Allow patriotic pledge

Students’ freedom to express patriotism in school is being challenged by Madison, Wis., parents. Early Tuesday, the Madison School Board overturned a decision banning the Pledge of Allegiance in schools, inciting a slew of angry calls and letters from parents continuing their campaign to have it removed completely.

Francis Bellamy authored the Pledge for an 1892 National School Celebration in an effort to encourage schoolchildren to support the flag and analyze its importance to the United States. Although use has expanded, its purpose remains to promote thought, discussion and debate and its presence in high schools is therefore justified.

American society has traditionally been a marketplace of ideas, an open forum where people express themselves freely and can hear different viewpoints. Banning the Pledge in schools for religious reasons contradicts this ideal and is detrimental to students. The Pledge’s presence allows expression of two viewpoints: students who agree with the Pledge are able to participate and those who do not are given an opportunity to share with their peers why they refuse to participate. Few young people examine their beliefs, and fewer explore those of others. Exposing them to controversy will encourage them to do so, increasing the likelihood they will take an active role in their beliefs. Dissenting opinion will compel students to contemplate the meaning of the Pledge and will advance valuable discussion and thought.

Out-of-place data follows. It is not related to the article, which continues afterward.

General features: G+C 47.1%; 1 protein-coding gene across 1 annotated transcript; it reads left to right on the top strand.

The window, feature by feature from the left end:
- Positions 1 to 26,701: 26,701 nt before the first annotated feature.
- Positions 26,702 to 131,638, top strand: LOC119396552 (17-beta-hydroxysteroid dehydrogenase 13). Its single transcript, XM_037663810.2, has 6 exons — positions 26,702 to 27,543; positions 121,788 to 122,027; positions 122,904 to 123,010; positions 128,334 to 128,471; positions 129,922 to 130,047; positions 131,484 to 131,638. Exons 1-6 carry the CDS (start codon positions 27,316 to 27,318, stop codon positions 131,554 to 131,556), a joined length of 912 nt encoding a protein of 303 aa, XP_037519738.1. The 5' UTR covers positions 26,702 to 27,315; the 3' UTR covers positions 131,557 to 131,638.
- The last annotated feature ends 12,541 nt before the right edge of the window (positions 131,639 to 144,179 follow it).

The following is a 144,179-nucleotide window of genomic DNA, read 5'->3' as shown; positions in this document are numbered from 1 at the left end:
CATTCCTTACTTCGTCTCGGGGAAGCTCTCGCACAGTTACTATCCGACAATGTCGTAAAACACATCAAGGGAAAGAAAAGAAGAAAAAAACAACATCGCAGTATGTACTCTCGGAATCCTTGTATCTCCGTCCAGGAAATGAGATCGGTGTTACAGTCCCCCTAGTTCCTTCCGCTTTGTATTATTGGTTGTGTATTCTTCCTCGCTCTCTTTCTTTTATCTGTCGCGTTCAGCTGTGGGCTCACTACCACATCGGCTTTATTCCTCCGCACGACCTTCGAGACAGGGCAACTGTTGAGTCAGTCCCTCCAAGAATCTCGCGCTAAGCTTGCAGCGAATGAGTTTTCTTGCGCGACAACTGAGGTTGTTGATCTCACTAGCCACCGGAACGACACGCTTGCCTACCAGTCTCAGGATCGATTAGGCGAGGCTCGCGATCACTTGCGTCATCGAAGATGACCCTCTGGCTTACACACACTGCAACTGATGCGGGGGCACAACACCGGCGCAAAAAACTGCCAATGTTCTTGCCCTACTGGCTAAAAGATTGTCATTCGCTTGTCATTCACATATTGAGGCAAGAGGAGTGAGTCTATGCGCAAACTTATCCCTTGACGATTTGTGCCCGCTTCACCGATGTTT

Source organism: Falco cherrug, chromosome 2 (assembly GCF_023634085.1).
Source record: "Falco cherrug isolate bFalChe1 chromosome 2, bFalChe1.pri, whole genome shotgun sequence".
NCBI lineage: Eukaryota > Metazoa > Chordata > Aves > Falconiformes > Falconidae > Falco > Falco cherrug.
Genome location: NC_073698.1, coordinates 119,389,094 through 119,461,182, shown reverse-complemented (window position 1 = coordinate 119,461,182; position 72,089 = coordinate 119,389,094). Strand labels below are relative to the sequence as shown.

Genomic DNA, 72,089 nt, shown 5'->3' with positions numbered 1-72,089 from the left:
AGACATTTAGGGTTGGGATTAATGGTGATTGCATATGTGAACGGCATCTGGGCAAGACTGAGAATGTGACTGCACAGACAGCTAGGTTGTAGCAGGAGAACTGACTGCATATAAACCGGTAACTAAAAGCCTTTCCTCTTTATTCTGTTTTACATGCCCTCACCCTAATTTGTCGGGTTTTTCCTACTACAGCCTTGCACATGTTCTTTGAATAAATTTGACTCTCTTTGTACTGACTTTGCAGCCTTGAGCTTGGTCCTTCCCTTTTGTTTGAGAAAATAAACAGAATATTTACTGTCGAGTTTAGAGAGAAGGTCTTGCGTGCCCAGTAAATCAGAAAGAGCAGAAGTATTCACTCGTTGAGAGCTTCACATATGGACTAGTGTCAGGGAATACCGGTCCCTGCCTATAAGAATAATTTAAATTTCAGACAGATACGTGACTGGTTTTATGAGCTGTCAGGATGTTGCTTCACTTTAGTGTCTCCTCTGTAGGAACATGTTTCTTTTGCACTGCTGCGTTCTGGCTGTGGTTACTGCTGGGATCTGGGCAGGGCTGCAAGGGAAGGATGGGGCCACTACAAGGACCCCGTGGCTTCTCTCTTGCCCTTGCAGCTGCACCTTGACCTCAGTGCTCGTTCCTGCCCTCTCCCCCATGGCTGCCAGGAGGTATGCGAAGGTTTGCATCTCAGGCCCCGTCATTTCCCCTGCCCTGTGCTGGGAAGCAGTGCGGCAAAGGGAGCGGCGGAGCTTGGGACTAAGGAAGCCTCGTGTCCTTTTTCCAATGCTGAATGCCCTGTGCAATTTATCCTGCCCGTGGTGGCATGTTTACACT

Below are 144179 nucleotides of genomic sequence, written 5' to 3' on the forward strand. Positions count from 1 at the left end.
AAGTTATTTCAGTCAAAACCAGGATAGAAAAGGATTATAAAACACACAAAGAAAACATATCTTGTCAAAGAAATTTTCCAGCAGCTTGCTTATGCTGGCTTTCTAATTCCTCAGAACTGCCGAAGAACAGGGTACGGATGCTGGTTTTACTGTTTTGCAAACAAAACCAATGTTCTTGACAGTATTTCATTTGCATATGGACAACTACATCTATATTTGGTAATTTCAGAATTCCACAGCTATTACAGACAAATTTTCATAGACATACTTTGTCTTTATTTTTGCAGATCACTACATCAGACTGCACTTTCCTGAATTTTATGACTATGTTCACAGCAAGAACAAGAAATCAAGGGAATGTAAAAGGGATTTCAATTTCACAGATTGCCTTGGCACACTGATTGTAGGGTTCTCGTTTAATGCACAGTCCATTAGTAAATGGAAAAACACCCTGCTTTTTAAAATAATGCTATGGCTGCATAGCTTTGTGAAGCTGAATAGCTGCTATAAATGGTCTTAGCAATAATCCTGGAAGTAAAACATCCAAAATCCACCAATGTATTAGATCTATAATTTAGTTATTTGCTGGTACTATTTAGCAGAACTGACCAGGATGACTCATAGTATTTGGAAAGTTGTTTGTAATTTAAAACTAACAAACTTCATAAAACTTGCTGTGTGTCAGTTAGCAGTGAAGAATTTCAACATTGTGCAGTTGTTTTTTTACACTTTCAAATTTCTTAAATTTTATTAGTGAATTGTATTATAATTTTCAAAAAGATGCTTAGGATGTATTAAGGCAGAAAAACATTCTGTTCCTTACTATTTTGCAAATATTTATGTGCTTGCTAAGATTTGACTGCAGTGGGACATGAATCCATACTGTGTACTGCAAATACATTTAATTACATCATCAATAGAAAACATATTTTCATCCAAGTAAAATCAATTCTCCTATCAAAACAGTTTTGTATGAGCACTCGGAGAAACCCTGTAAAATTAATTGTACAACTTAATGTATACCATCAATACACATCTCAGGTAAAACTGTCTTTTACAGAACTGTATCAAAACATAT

Parents also object to the Pledge in schools because they argue it will be difficult for children to withstand peer pressure urging participation. Students at a high school level who possess strong convictions should be able to articulate them, and if they cannot, it is a perfect opportunity to learn. In the real world, people will challenge their beliefs every day, and sending students into the world completely unprepared is unfair. If they can defend themselves, they will be more assertive with their convictions and aware of what they mean later in life. The advent of this religious examination will also encourage parents to discuss religion with their children, which will give children a support base and make parents responsible for reinforcing the importance of religious teachings.

The aspiration of parents to have only politically correct ideas available to children destroys the most basic aspect of democracy: the freedom of ideas. It succeeds only in creating a sterile academic environment and discouraging thought, analysis and the advancement of ideas in society. These are necessary for students to understand the complexity of religious ideals. Allowing the Pledge of Allegiance in schools inspires students to probe into the meaning of their beliefs, and shows them how these beliefs can coexist with those of others.